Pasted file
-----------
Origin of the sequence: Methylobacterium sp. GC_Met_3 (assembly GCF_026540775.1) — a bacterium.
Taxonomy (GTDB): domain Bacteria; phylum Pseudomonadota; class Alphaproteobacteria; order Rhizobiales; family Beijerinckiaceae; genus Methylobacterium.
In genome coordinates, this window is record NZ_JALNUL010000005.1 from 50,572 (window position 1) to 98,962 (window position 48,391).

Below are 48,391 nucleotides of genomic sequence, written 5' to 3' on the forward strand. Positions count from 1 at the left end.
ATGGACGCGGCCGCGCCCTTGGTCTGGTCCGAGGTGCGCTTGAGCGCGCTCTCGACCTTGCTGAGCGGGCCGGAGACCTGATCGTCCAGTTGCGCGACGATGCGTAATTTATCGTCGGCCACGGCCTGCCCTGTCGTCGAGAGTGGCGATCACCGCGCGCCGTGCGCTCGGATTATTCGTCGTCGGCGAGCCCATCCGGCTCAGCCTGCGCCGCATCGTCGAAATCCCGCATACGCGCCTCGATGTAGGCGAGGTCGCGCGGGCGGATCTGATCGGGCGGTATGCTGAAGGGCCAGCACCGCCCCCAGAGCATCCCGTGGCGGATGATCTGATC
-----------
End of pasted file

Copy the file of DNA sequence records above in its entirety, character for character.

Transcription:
Origin of the sequence: Methylobacterium sp. GC_Met_3 (assembly GCF_026540775.1) — a bacterium.
Taxonomy (GTDB): domain Bacteria; phylum Pseudomonadota; class Alphaproteobacteria; order Rhizobiales; family Beijerinckiaceae; genus Methylobacterium.
In genome coordinates, this window is record NZ_JALNUL010000005.1 from 50,572 (window position 1) to 98,962 (window position 48,391).

Below are 48,391 nucleotides of genomic sequence, written 5' to 3' on the forward strand. Positions count from 1 at the left end.
ATGGACGCGGCCGCGCCCTTGGTCTGGTCCGAGGTGCGCTTGAGCGCGCTCTCGACCTTGCTGAGCGGGCCGGAGACCTGATCGTCCAGTTGCGCGACGATGCGTAATTTATCGTCGGCCACGGCCTGCCCTGTCGTCGAGAGTGGCGATCACCGCGCGCCGTGCGCTCGGATTATTCGTCGTCGGCGAGCCCATCCGGCTCAGCCTGCGCCGCATCGTCGAAATCCCGCATACGCGCCTCGATGTAGGCGAGGTCGCGCGGGCGGATCTGATCGGGCGGTATGCTGAAGGGCCAGCACCGCCCCCAGAGCATCCCGTGGCGGATGATCTGATC